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Off to the Supreme Court of Canada

Meet the latest alumni to clerk at the country’s final court of appeal
September 5, 2017
By Vanessa Bonneau

The Supreme Court of Canada is the pinnacle of the judicial branch of our nation’s government.

It’s also where two Concordians, Ben Rogers, BA 11, and Lex Gill, BA 13, GrDip 14, will be clerking in September 2018. Meet the two bright young alumni and find out what brought them to Canada’s highest court. 

Ben Rogers Ben Rogers says his studies at Concordia’s Liberal Arts College helped prepare him for law school.

Ben Rogers, BA 11

Before heading to the Supreme Court of Canada to clerk for Justice Michael Moldaver, Rogers will practise criminal defence and regulatory law with Henein Hutchison LLP in Toronto.

At both McGill’s Faculty of Law, where he graduated in December 2015, and while articling this past year at the Court of Appeal for Ontario, Rogers found himself most interested in the criminal cases.

“I also relate it back to my experience fighting forest fires for the Ontario government during my summers at Concordia,” he says. “I got a taste for what it’s like to work for people who are facing very stressful, difficult times, and the satisfaction of being able to help them out.”

Rogers came to Concordia from his native Toronto to attend Concordia’s highly regarded Liberal Arts College. “Having read the primary literary, philosophical and political texts was invaluable when I decided to go law school,” he says.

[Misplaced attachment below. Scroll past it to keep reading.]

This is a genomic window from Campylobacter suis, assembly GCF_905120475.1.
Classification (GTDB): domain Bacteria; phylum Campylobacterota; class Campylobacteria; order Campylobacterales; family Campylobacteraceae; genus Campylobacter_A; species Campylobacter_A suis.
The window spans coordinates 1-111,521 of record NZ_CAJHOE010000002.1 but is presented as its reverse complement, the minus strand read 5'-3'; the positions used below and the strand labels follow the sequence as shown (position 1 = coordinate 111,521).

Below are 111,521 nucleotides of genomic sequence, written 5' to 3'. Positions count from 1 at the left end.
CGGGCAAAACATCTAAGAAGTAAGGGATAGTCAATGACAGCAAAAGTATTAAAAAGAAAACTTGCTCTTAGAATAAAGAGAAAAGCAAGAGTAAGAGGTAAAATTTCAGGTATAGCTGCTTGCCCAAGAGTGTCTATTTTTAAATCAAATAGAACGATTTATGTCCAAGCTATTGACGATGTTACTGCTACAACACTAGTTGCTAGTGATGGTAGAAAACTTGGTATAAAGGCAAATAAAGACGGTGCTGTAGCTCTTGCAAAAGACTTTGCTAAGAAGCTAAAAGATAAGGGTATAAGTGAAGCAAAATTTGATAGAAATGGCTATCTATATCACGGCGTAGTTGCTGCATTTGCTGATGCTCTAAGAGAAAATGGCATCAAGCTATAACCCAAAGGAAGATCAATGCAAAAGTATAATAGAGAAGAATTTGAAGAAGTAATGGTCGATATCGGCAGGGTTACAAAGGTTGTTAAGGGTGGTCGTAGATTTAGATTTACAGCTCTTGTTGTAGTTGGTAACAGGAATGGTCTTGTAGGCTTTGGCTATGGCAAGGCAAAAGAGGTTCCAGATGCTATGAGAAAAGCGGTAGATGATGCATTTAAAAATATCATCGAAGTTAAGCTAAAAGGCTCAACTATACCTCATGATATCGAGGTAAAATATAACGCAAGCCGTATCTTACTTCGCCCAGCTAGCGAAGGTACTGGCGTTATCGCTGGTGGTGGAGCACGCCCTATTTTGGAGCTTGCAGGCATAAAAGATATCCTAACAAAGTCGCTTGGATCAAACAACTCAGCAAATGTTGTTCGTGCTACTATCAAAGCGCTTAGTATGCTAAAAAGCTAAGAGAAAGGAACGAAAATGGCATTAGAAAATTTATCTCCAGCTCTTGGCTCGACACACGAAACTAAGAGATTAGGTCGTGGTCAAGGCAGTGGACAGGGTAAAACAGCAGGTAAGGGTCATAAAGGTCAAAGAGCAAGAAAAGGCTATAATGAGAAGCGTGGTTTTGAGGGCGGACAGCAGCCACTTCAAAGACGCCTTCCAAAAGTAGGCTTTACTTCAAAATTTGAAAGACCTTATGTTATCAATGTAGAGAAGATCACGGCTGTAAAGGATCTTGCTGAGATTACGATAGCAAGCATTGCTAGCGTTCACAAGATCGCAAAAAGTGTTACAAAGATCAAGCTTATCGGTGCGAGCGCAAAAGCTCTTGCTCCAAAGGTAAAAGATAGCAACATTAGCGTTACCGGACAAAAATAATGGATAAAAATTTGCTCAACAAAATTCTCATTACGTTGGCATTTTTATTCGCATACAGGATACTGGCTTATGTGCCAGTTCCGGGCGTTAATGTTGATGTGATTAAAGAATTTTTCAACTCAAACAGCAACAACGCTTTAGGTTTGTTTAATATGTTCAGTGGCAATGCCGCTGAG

It’s also where Rogers’s curiosity about legal and political ideas was ignited. “I was able to explore those ideas in small roundtable seminars where I could practise using dialogue and debate as a way of learning more about our society.”

Lex Gill When she graduated in 2013, Lex Gill won the Concordia Medal for her leadership abilities in and outside the classroom.

Lex Gill, BA 13, GrDip 14

Before earning her law degree at McGill University in May 2016, Gill worked for the Canadian Civil Liberties Association on various projects. Now in a full-time role, she’ll be focusing on emerging issues related to national security law.

She is also a research fellow at the University of Toronto’s Citizen Lab, working primarily on encryption, lawful access and signals intelligence.

“Clerks at the Supreme Court work on a full range of legal issues — anything from administrative law to constitutional cases, contract disputes to criminal trials, tax law to aboriginal rights. I’m fascinated by them all — one of the reasons I fell in love with technology law is precisely because it’s so interdisciplinary,” says Gill, who will be clerking for Justice Richard Wagner.

“During my time at the Concordia I was very lucky to work alongside some very bright lawyers,” says Gill, who was president of the Concordia Student Union in 2011-12 and sat on the university’s Board of Governors and Senate.

“I learned a lot from these people, and it made me realize that being a lawyer didn’t have to mean working in a 50-floor tower and wearing an expensive suit.”

Gill will also be preparing for the Quebec bar exam before the Supreme Court of Canada clerkship starts.


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